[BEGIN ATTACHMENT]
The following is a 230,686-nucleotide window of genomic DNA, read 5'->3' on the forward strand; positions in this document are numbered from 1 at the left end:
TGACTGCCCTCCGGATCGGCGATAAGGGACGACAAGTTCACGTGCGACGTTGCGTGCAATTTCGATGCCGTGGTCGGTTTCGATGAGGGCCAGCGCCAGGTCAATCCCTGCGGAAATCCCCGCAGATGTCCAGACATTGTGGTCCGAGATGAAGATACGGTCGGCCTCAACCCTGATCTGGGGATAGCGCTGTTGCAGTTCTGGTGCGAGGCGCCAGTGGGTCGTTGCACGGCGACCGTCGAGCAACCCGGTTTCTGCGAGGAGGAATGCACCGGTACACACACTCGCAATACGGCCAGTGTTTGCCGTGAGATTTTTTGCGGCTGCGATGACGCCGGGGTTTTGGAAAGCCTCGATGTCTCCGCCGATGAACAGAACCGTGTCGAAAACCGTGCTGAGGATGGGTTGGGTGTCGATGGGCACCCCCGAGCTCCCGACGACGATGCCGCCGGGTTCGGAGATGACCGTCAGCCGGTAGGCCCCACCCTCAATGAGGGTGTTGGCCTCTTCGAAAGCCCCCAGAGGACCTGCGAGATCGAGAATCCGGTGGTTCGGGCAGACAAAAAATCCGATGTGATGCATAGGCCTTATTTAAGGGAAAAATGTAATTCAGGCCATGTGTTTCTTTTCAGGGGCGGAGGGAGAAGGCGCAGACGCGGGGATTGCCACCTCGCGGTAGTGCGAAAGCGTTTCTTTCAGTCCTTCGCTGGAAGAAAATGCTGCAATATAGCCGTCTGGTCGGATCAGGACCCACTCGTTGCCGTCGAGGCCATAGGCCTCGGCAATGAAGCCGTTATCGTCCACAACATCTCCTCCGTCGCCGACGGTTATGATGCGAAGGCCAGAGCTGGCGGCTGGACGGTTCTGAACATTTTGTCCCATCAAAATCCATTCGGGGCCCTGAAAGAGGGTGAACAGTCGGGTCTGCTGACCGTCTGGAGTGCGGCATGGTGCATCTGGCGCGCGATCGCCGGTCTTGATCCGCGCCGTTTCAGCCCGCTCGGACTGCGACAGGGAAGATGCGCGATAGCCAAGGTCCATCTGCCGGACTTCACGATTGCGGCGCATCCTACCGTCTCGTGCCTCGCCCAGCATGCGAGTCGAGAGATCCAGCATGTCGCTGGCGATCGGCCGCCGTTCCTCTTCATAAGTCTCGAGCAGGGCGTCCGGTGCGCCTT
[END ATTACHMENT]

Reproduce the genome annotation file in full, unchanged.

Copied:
The following is a 230,686-nucleotide window of genomic DNA, read 5'->3' on the forward strand; positions in this document are numbered from 1 at the left end:
TGACTGCCCTCCGGATCGGCGATAAGGGACGACAAGTTCACGTGCGACGTTGCGTGCAATTTCGATGCCGTGGTCGGTTTCGATGAGGGCCAGCGCCAGGTCAATCCCTGCGGAAATCCCCGCAGATGTCCAGACATTGTGGTCCGAGATGAAGATACGGTCGGCCTCAACCCTGATCTGGGGATAGCGCTGTTGCAGTTCTGGTGCGAGGCGCCAGTGGGTCGTTGCACGGCGACCGTCGAGCAACCCGGTTTCTGCGAGGAGGAATGCACCGGTACACACACTCGCAATACGGCCAGTGTTTGCCGTGAGATTTTTTGCGGCTGCGATGACGCCGGGGTTTTGGAAAGCCTCGATGTCTCCGCCGATGAACAGAACCGTGTCGAAAACCGTGCTGAGGATGGGTTGGGTGTCGATGGGCACCCCCGAGCTCCCGACGACGATGCCGCCGGGTTCGGAGATGACCGTCAGCCGGTAGGCCCCACCCTCAATGAGGGTGTTGGCCTCTTCGAAAGCCCCCAGAGGACCTGCGAGATCGAGAATCCGGTGGTTCGGGCAGACAAAAAATCCGATGTGATGCATAGGCCTTATTTAAGGGAAAAATGTAATTCAGGCCATGTGTTTCTTTTCAGGGGCGGAGGGAGAAGGCGCAGACGCGGGGATTGCCACCTCGCGGTAGTGCGAAAGCGTTTCTTTCAGTCCTTCGCTGGAAGAAAATGCTGCAATATAGCCGTCTGGTCGGATCAGGACCCACTCGTTGCCGTCGAGGCCATAGGCCTCGGCAATGAAGCCGTTATCGTCCACAACATCTCCTCCGTCGCCGACGGTTATGATGCGAAGGCCAGAGCTGGCGGCTGGACGGTTCTGAACATTTTGTCCCATCAAAATCCATTCGGGGCCCTGAAAGAGGGTGAACAGTCGGGTCTGCTGACCGTCTGGAGTGCGGCATGGTGCATCTGGCGCGCGATCGCCGGTCTTGATCCGCGCCGTTTCAGCCCGCTCGGACTGCGACAGGGAAGATGCGCGATAGCCAAGGTCCATCTGCCGGACTTCACGATTGCGGCGCATCCTACCGTCTCGTGCCTCGCCCAGCATGCGAGTCGAGAGATCCAGCATGTCGCTGGCGATCGGCCGCCGTTCCTCTTCATAAGTCTCGAGCAGGGCGTCCGGTGCGCCTT